Taryn digs deep

*WARNING: It’s about to get all Dr. Phil up in here.

I’ll be blunt, working through your feelings is annoying, tedious, frustrating, necessary, healing, and all of that stupid stuff. I get that it’s crucial because it helps you grow and mature as a person. But dangit, it’s hard.

Admittedly, I love/d being numb. It allows me to float through life and not feel. Avoiding things/feelings means that I don’t have to try or put any emotional “skin” in the game. To that end, my subconscious has been dealing with me in that even when I try to “go numb” it has this precarious way of forcing me to confront with what’s going on with me.

I’ll give you an example. My dad puts out daily devotionals of which I edit. I also help edit and format them into books. I don’t mind doing it, especially since what he has to offer is quite beneficial for readers. Today, as I was going through his latest manuscript, I couldn’t help but notice how he phrased the dedication section. Normally he lists my siblings and me chronologically. This time, he grouped it by kid and spouse. While this seems innocuous on its own, the salt in the wound stems from my Dad’s bias towards marriage and family.

I just finished a stint in Vegas visiting my family. It was a great time as I love seeing my family. My brother recently got re-married to a wonderful woman whom I also share a birthday with. I could not be happier for him, especially since she is a great person and her family is pretty awesome too. This new edition to my family has gotten my father to reignite his “marriage and family line” diatribe.

I will wholeheartedly vouch that in terms of parents, I hit the jackpot. I couldn’t ask for more supportive and loving parents. That said, my dad loves his family. So much so that every conversation usually has some lowkey marriage, partnership, and children slant. Seriously, the man does not shut up about the sanctity of marriage and child-rearing. Now, I don’t have a problem with either of the two. But, as of right now, I don’t want either. If I’m being completely honest, I don’t know if I will ever want them.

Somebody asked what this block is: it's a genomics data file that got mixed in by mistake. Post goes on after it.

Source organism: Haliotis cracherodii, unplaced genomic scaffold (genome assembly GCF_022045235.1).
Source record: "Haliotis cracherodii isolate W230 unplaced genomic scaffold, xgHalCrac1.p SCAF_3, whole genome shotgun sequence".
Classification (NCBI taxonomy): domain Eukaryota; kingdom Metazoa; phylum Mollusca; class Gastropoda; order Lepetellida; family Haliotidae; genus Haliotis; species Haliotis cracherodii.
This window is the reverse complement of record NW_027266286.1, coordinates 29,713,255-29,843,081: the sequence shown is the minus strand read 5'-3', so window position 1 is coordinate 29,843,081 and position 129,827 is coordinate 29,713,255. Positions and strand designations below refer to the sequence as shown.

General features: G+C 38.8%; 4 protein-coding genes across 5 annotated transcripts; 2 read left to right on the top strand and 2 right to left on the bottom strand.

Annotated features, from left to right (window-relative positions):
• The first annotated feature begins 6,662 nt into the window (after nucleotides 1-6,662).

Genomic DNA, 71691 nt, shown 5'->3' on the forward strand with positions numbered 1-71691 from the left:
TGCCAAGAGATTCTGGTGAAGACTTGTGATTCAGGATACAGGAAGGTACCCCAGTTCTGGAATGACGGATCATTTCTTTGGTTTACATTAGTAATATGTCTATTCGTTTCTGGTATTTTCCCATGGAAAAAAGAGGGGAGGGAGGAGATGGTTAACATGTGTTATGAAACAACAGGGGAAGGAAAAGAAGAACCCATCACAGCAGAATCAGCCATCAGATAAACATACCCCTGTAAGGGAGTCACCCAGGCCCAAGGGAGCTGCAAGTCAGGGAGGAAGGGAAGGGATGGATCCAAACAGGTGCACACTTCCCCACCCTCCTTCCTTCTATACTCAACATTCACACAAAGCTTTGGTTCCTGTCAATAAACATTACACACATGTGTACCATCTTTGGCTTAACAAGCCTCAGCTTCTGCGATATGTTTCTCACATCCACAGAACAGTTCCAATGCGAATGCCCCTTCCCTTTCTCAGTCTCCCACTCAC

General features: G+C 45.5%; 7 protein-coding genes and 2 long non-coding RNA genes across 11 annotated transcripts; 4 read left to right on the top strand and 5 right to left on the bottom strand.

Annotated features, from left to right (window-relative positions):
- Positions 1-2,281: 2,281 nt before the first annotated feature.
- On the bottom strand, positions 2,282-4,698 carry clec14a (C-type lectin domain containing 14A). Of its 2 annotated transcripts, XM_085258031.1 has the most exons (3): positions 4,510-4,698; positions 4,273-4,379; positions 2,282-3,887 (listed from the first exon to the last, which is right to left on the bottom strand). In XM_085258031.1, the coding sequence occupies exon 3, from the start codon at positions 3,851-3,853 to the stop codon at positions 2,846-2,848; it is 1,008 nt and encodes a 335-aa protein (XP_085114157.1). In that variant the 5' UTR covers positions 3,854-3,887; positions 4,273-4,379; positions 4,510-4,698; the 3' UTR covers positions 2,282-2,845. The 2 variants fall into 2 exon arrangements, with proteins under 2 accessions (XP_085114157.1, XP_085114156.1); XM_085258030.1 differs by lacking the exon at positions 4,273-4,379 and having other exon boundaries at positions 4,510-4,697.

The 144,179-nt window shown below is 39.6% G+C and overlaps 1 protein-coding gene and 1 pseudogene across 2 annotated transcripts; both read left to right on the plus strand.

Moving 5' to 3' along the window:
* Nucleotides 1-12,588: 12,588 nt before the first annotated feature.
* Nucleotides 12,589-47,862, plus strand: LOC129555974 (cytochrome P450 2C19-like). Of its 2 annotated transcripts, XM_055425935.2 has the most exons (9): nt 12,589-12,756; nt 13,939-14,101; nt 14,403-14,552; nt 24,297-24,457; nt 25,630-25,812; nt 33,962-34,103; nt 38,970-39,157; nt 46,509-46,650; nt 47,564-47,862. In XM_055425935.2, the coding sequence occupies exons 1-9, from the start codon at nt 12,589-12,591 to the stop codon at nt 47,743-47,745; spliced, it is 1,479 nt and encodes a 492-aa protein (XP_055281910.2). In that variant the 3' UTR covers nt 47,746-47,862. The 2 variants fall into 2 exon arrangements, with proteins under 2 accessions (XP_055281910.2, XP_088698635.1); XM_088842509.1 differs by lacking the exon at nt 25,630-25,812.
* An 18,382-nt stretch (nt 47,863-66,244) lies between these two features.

So back to the dedication and my reaction to it. Thanks to my recent sobriety stint and leveling up in self-awareness, I realized why it bothered me. While my dad has always told me he loves me and he’s proud of my accomplishments, it’s no secret as to what he values the most– marriage and grandchildren. I’m 0 for 2 with no signs of changing the score anytime soon.

Even though I’m happy with my choices and am stoked about where I am headed, the Ego in me feels incredibly inadequate and pissed. So much so that I’ve been unconsciously avoiding my dad’s calls.

I mean, I’m kicking butt and taking names. I’m in a position where I can focus on my art, my craft. I have my autonomy and I know how to use it. Why isn’t that enough? Why does it feel like the only goals worth bragging about are getting married and popping out children? It wasn’t until I saw the dedication page that I figured out this was bugging me.

This isn’t my dad’s fault, it’s mine for internalizing this feedback. Admittedly I am quite guilty of putting people’s opinions above my own. I can’t change people’s perspectives or views. I can, however, change how I react to them. I’m learning how to accept my choices and be proud of them. I can’t live my life for others. While part of me wants to go back to living with my head in the sand, I can’t help but admit that I feel better chipping away stuff in my head.

So, that’s it for this post. It’s weird being this transparent, especially to myself, but I suppose I won’t get to where I need to go if I don’t dig deep. On a side note, I will be posting my first podcast episode this week. I didn’t realize how much time I’d need to learn GarageBand. That and I’m being a “precious perfectionist” about the quality. Anyway, stay tuned for an announcement this week!

It’s Not You it’s… Oh Wait, it’s You